Imagine if Starbucks not only charged you for what you order, but also for the duration of time you’re in the store, a paper cup surcharge, a barista training fee, a fee to use the restroom, and an additional charge for sitting in any leather chair. You’d probably go to Starbucks less often, wouldn’t you?
So, considering your most common purchases, what charges can you build into your pricing to make things appear simpler for your customers?
Also, pay special attention to how you’re charging. The simplest ways to bill are flat-rate (one price, one time), a-la-carte (many prices, one time), and subscription or installment (one price, many times).
Simplify Your Experience
If it’s easy to understand what you do, easy to pick the right product or service, and easy to pay you for it, the next factor to consider is your customer’s actual experience working with you.
Whether your customer interactions are short (like a coffee shop) or long (like a marketing agency), there are bound to be some opportunities for better experience design. Start by mapping out each step in your customer process with a tool like LucidChart, or download the free Customer Journey Canvas from This Is Service Design Thinking.
Each interaction with your customer should be intentional and add value to their experience. Look for every opportunity to add convenience. With my business, I reasoned that accepting credit cards and billing automatically was a better experience for my clients, regardless of the extra 2.9 per cent cost to me.
Simplify Your Training
There’s a hidden consequence to building a complex business. If your business is hard to explain, your people will be hard to train.
Think about that.
If your business has grown too complicated, not only are you losing possible customers and making it hard to deliver your product or service, you’re also making it hard to train and retain employees. Simpler businesses mean simpler jobs. Simpler jobs mean more energy is available for innovation, business development, or other proactive and productive activities.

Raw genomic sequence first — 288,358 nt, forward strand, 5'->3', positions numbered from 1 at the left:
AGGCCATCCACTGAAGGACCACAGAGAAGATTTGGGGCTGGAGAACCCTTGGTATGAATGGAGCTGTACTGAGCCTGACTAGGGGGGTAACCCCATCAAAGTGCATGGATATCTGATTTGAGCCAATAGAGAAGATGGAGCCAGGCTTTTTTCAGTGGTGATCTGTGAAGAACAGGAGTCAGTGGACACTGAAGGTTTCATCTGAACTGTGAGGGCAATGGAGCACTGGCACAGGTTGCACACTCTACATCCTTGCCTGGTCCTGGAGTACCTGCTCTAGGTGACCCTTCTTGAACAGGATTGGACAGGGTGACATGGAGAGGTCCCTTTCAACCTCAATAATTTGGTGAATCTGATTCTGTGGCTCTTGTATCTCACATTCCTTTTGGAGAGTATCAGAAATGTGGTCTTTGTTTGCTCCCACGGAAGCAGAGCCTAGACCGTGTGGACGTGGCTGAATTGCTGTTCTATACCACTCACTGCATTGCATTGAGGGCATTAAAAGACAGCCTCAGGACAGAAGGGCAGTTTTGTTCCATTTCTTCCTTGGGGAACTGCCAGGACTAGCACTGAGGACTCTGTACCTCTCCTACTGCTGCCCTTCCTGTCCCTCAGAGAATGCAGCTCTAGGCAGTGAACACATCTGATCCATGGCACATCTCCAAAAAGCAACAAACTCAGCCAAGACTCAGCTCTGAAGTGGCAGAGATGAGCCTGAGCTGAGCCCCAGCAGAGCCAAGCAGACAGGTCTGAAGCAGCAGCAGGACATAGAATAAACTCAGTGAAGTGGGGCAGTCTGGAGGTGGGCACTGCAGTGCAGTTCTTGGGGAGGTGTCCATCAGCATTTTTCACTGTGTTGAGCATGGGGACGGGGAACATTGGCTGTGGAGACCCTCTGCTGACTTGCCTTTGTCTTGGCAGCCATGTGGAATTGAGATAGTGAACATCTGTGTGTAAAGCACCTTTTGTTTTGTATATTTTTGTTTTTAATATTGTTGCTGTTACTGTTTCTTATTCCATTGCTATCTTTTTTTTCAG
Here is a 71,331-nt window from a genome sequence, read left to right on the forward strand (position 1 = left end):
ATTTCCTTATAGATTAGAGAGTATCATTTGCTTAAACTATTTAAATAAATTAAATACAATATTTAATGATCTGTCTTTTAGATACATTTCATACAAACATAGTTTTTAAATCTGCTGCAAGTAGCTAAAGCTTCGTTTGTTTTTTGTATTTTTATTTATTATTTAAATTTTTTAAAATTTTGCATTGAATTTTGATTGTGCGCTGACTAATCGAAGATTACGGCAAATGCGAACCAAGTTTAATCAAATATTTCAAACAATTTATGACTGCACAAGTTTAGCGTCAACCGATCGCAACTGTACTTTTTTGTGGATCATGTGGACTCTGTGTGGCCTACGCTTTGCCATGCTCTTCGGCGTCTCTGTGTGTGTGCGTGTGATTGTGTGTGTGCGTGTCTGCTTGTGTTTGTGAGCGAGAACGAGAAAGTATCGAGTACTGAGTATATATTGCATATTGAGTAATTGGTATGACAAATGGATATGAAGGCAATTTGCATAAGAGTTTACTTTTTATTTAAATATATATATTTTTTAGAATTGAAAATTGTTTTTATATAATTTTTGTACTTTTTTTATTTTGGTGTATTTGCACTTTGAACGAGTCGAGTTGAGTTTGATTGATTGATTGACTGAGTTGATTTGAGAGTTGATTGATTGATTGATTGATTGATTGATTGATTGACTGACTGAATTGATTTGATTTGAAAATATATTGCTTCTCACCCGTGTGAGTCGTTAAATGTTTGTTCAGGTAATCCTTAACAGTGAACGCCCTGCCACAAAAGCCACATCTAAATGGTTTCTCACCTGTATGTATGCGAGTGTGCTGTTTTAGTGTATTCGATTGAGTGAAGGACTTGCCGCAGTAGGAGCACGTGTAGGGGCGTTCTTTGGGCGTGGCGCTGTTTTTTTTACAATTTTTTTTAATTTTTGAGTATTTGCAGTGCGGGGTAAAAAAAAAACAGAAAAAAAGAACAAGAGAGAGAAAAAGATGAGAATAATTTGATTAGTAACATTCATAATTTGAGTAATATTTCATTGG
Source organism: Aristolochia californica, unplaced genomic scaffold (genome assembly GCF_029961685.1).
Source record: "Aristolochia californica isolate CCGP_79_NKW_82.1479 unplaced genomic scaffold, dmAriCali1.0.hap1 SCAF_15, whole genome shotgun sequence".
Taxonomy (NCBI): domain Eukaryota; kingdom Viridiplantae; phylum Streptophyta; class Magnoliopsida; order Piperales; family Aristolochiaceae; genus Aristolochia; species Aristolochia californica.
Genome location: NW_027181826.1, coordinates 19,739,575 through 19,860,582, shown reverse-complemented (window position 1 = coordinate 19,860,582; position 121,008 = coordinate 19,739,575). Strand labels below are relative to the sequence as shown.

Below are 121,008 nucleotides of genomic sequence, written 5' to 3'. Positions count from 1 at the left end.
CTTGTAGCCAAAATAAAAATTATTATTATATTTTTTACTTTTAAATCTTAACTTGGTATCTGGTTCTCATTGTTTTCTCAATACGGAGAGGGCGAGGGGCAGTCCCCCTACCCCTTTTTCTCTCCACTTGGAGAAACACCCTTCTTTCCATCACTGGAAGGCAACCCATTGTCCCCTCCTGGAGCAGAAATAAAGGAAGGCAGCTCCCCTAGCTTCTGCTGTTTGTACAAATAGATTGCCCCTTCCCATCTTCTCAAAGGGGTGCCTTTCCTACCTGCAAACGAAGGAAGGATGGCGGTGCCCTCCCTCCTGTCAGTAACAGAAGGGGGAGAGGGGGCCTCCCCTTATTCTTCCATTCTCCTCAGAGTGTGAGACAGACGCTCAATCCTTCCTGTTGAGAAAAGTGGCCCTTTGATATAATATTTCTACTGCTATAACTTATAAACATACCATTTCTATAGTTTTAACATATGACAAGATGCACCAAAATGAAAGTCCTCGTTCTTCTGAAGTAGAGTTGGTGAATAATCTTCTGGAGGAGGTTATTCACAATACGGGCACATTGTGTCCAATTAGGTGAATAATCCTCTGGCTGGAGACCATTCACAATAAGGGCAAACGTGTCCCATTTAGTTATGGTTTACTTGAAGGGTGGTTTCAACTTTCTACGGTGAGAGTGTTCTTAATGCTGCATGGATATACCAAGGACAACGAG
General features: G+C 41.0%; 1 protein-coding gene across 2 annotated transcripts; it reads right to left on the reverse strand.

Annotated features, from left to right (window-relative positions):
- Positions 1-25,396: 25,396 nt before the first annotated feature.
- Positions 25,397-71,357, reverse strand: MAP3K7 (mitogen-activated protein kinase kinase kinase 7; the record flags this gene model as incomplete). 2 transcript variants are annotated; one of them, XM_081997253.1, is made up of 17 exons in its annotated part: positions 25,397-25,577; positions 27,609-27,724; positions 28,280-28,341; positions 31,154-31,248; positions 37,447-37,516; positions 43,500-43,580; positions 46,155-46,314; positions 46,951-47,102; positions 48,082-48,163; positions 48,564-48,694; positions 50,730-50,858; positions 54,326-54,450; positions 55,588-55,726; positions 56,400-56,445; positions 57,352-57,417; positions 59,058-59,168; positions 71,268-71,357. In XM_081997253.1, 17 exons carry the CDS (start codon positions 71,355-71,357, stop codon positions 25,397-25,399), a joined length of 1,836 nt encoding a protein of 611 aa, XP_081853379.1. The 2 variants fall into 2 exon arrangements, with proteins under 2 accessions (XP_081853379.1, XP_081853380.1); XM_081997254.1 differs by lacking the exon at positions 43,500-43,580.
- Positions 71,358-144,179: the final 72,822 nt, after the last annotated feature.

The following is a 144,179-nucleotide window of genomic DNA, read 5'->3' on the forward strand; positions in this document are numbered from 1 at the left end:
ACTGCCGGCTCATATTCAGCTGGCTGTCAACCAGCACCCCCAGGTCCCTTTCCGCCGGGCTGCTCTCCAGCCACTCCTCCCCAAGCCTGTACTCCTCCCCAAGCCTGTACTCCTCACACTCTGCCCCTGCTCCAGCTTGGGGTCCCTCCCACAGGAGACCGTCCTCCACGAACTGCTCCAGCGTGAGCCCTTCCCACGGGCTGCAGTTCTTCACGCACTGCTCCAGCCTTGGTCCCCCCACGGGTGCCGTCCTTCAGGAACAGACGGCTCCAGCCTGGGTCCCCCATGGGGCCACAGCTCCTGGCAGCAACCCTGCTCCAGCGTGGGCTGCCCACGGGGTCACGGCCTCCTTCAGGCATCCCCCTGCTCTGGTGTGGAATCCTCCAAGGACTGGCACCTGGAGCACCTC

I recently worked with a moving and storage company that dealt with the difficult task of training an outside call center to sell and support their lineup of products. Training was a grueling process, but it was only a symptom of everything else that needed to be fixed first.
So what did they do? They cut 40 per cent of their service offering. They created a new marketing site with cleaner messaging. They consolidated their pricing tiers, and included a popular up-sell in the standard pricing. They developed a new checkout process to make the customer experience easier. And then, they didn’t need the call center anymore.
Hit Reset and Start Again
Before I left home for Vancouver, I had my landscaper come by to take a look at my yard. My wife and I travel quite a bit, so admittedly, I’ve neglected the property. The shrubs were overtaking my house, my grass was mostly dead, and spring flowers were mixed with fallen branches that didn’t survive winter.
My landscaper’s suggestion was to turn off the water, let the grass die, and prune all of the bushes down to the ground. Sounds harsh, doesn’t it? Well, he assured me everything would grow back cleaner and more beautiful than before.
Similarly, if you’re feeling overwhelmed with your business, look for opportunities to simplify areas of your business back to their original core. It’s likely they’ll grow back more beautiful than before, and scale beyond their current limitations.
Once you scale your business back to simple, you'll find it easier to scale it back up, well beyond any of its previous limitations.